“Not only were our firefighters and the DPW workers who removed the tiles put at risk, the City placed our families and the public at risk,” McGoey continued. “The Center for Disease Control (CDC) cautions that asbestos can be carried out into the public and into our homes on our clothing, bodies and items we may carry, and that exactly this sort of asbestos transport has resulted in documented cases of asbestos disease and death.”
Upon learning of this, I.A.F.F. – Local 628 obtained samples of the materials and sent them to a lab for testing. The results came back positive for the presence of asbestos at unsafe levels. Local 628 provided the test results to the City of Yonkers (CoY) and City Hall conducted their own testing which corroborated Local 628’s findings; the test undertaken on behalf of CoY also came back as positive, unsafe, and at high levels. The rooms were sealed off with duct tape and a warning sign which read, “Do Not Enter!”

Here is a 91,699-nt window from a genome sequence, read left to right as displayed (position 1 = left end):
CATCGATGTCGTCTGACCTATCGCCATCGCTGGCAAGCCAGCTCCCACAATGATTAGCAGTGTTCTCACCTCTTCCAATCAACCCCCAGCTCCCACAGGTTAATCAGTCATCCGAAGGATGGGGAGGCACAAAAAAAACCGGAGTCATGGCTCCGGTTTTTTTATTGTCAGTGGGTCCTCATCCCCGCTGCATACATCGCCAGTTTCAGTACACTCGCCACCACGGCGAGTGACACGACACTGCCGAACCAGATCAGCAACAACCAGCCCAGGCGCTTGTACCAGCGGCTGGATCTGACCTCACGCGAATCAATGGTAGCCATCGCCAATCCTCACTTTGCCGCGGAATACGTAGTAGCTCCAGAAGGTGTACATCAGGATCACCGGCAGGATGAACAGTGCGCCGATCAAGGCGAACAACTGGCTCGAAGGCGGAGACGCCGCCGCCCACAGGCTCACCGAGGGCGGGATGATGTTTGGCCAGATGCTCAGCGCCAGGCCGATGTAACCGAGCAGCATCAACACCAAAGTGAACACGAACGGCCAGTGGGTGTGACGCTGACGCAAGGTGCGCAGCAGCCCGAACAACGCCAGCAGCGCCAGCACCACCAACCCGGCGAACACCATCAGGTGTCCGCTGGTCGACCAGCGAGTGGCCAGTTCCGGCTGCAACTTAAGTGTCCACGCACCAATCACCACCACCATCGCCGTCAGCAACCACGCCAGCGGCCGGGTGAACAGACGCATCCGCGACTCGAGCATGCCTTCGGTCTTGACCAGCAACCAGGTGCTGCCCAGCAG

After several weeks of no action, Local 628 filed a complaint with the New York State Public Employees Safety and Health Division (NYS PESH), a division of the NYS Department of Labor. Nothing happened for several weeks.